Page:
Cover Story: Young architecture firm designs with the community in mind

By Michelle Corbet  –  Reporter, Memphis Business Journal

The architects of designshop founded their firm to not only create aesthetically pleasing buildings but to use their design to inspire inclusion for everyone from the Grizzlies fans in the FedExForum stands to Memphis’ youngest explorers at the Children’s Museum of Memphis.

After working together at Memphis-based archimania, Scott Guidry and Tim Michael realized they shared a goal of owning their own firm. Founded on a desire to be closer to the work in all phases, Guidry and Michael opened designshop in 2013.

“We cheer for those guys [at Archimania],” Michael said. “We like to think they helped us as much as we helped them. They charted the path for progressive design in Memphis.”

The pair are among a wave of young architects who are making a name for themselves after working for some of Memphis' largest firms.

To see examples of designshop's work, click the slideshow at the top of the page.

Guidry's and Michael's mission of inclusion through design was instilled long ago by Jerry Feinstone, who founded Boscos Restaurant & Brewing Co. with Chuck Skypeck. The restaurateurs were opening their new spot in Midtown long before the days of the Overton Square revival.

“[Feinstone] tasked the design team to create a place where a biker and a businessman would sit together, have a drink and share a conversation,” Guidry said. “I thought he was nuts but, in fact, he nailed it. [Boscos] is still open and thriving today. I attribute that idea to its longevity and, every time we eat at Boscos Squared, we notice the diverse population sitting at the bar. Our goal is to repeat this time and again.”

The architects' backgrounds in millwork and furniture-building inspired the name. Their long-term vision is to bring back the shop approach and build custom furniture pieces that go with their designs.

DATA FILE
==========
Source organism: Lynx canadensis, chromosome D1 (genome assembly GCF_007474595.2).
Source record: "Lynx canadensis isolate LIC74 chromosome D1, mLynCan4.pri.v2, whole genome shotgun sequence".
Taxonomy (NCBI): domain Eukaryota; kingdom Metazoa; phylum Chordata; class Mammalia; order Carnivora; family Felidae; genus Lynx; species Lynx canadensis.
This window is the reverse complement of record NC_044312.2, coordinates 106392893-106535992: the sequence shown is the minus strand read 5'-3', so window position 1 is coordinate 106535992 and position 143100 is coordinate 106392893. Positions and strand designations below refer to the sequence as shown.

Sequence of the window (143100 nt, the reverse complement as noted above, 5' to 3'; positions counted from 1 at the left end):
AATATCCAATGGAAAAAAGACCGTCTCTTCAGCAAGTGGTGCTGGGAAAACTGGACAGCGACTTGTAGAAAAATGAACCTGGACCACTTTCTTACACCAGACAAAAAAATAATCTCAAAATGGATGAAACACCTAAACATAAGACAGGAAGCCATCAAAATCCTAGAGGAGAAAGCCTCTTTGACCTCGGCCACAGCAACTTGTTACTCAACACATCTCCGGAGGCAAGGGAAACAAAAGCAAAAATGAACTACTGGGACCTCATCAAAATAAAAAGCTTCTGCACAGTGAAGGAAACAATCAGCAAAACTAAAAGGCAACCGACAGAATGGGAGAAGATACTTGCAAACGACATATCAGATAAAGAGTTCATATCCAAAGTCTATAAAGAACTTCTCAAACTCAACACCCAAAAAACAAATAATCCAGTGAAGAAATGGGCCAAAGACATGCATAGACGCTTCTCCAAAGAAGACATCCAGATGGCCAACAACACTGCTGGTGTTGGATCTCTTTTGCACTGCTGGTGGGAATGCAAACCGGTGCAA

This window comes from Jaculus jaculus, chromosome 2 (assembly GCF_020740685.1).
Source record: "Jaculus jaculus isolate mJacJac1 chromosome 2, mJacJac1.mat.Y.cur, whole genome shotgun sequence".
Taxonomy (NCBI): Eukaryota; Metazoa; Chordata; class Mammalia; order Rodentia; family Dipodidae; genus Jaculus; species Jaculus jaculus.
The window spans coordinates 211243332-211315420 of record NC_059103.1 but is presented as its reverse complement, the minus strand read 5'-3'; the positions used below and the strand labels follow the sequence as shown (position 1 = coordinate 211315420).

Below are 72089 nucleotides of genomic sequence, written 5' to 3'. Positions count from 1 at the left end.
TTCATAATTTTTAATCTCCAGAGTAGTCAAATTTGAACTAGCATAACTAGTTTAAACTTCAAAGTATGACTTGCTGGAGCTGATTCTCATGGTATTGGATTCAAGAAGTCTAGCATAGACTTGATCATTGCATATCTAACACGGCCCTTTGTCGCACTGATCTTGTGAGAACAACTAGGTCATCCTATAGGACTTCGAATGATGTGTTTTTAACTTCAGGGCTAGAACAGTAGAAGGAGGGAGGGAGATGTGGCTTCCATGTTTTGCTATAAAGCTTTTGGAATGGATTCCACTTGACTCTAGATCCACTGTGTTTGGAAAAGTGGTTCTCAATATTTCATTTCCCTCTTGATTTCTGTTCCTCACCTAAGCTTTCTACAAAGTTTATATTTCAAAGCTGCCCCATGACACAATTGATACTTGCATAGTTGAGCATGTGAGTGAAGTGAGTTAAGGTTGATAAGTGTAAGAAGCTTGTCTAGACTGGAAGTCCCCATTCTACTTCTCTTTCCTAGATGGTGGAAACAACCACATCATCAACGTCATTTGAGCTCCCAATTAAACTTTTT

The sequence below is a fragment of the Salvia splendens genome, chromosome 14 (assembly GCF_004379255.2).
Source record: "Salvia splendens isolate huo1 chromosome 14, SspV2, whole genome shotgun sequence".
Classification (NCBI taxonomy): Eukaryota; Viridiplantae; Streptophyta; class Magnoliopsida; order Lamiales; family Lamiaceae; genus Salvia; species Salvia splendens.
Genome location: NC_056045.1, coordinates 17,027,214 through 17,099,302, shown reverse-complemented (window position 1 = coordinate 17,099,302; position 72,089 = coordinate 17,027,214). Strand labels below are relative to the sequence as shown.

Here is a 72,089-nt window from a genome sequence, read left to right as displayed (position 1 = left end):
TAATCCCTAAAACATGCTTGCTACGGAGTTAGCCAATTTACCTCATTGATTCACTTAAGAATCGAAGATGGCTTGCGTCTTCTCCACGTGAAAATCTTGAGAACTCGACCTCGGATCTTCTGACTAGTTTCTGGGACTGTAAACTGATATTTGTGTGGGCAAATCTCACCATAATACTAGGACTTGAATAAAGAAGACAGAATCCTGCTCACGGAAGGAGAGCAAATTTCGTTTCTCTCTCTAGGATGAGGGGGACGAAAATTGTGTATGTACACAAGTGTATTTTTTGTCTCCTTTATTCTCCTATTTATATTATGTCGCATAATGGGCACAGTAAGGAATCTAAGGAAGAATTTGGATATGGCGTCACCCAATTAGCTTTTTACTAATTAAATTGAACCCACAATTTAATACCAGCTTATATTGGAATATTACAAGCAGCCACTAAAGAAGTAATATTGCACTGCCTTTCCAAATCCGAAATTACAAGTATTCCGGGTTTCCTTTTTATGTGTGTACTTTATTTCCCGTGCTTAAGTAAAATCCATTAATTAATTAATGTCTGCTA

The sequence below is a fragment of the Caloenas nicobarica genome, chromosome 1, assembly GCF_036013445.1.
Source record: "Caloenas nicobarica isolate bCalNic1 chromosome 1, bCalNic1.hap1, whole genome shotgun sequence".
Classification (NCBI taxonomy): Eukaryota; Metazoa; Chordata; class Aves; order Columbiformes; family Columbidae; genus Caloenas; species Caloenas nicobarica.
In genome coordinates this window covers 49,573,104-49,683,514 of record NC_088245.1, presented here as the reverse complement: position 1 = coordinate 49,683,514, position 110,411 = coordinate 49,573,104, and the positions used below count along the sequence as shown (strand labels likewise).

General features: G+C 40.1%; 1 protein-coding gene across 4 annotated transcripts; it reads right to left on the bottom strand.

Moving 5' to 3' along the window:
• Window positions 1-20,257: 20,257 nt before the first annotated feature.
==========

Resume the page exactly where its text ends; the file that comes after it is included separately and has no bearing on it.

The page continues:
On day one of each project, designshop wants to know the budget so they can balance the costs to ensure all pieces are accounted for from the beginning.

The firm’s early work consisted mostly of residential projects, and while Guidry and Michael still enjoy designing houses, they feel they can make more of an impact with public projects.

“We have an affection for this city. Any developer who comes to us, we try to think of how that will affect the city as a whole and not just the client. We put our customers’ shoes on, so to speak,” Guidry said. “We want our projects to not only look nice but function well, not only from the owner’s perspective, but [from] customers’ and even the people driving down the street.”

In designing the Memphis Grizzlies’ Training Center, designshop hoped to create a place where the team could have a positive experience. Then-head coach David Fizdale wanted a simple, clean, clutter-free space for the players to call their home away from home.

“The impact and influence the team has on our youth, the nation’s perception of Memphis and the local economy is much larger than most of us realize,” Guidry said. “For those reasons, we jumped at the call to partner with the ownership group on this project as well as other player/coach-related areas. If we can help provide a positive player experience, how could that not translate to the hardwood for a positive fan experience?”

The firm also recently designed the new home for the Memphis Grand Carousel, which opened last year at the Children's Museum.

While some firms have a particular style, designshop does not want to be known for any one look.

“We have a varied portfolio of projects,” Michael said. “We don’t do the same one over and over. We don’t want to specialize in one thing, except design and whatever that entails.” 

Inspired by the reimagining of Crosstown Concourse and the notion of the Memphis Brooks Museum of Art moving Downtown, designshop encourages their clients to think bigger: “How does your building look from the street? What is it doing for the greater public?”

Michael, a University of Memphis graduate, came back to the Bluff City after studying under modern and industrial architect Gary Cunningham in Dallas. He thinks Memphis is a great place to be creative because it does not have the same pressure as a large city such as Dallas, Boston or L.A.

It was the University of Memphis that first brought Guidry to Memphis from Louisiana. After meeting his wife, Tanya, and starting a family, he’s been here ever since.

“Memphis has this potential. It has for decades. … I don’t want to miss when it has its renaissance,” Guidry said. “We want to be a part of that.”